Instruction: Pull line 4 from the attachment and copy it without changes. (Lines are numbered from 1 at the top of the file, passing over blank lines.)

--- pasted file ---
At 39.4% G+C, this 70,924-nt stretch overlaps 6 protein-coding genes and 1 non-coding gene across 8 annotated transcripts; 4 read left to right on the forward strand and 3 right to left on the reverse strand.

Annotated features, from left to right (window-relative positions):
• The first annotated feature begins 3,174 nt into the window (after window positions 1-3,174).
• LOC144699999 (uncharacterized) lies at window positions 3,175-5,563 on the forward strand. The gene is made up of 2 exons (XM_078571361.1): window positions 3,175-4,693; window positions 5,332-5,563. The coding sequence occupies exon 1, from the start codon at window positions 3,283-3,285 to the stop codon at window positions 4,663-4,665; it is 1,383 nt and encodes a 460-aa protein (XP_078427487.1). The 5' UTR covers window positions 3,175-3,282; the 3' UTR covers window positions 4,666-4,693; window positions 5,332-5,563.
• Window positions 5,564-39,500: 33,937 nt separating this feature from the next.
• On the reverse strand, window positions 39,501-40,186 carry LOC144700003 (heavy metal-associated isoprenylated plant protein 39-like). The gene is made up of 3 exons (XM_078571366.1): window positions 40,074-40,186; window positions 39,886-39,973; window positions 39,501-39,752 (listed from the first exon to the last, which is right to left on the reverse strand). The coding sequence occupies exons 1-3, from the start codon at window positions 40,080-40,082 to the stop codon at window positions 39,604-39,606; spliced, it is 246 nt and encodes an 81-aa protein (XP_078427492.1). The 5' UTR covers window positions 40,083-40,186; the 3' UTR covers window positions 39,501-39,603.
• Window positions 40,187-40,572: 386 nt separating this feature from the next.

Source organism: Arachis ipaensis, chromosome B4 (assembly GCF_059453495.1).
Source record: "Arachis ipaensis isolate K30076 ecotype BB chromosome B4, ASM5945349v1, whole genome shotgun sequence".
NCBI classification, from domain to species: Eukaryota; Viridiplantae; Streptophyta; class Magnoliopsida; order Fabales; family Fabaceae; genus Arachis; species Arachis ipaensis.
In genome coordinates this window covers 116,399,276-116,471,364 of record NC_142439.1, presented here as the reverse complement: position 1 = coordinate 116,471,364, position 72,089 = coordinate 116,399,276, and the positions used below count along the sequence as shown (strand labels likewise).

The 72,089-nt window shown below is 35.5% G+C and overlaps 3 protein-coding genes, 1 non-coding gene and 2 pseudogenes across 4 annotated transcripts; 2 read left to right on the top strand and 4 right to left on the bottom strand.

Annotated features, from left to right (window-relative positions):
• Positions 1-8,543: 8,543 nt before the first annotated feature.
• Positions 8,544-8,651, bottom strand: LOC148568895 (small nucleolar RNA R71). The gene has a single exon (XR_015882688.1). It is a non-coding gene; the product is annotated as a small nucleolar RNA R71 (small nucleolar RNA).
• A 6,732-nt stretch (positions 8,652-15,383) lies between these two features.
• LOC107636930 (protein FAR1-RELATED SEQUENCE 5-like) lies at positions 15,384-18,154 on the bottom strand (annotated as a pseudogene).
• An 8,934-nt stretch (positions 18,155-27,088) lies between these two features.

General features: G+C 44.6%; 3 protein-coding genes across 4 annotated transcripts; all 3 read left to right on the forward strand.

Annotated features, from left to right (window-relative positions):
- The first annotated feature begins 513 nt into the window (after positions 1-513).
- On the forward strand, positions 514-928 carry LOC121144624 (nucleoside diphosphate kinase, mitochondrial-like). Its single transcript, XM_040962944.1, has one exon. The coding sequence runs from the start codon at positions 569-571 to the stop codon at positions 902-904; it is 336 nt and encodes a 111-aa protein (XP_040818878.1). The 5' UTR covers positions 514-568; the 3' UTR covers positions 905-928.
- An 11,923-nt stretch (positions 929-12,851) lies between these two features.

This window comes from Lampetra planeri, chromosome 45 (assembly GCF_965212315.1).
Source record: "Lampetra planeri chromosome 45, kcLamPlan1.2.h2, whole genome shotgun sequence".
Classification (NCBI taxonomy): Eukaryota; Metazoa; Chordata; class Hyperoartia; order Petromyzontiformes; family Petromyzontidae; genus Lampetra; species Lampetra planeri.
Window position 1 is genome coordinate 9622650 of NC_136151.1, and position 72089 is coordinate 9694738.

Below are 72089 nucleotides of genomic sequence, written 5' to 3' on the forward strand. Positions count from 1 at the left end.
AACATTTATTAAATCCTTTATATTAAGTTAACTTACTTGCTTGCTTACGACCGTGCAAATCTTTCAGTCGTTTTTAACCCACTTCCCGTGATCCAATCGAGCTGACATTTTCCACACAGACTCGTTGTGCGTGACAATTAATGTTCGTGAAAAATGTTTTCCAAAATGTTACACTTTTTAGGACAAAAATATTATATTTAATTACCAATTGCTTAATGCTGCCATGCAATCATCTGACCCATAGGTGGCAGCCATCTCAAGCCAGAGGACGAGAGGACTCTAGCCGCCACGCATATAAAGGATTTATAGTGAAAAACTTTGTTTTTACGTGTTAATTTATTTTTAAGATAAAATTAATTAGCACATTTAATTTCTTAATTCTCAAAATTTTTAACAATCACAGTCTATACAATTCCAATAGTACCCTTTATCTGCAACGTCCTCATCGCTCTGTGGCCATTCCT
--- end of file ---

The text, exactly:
• LOC144699999 (uncharacterized) lies at window positions 3,175-5,563 on the forward strand. The gene is made up of 2 exons (XM_078571361.1): window positions 3,175-4,693; window positions 5,332-5,563. The coding sequence occupies exon 1, from the start codon at window positions 3,283-3,285 to the stop codon at window positions 4,663-4,665; it is 1,383 nt and encodes a 460-aa protein (XP_078427487.1). The 5' UTR covers window positions 3,175-3,282; the 3' UTR covers window positions 4,666-4,693; window positions 5,332-5,563.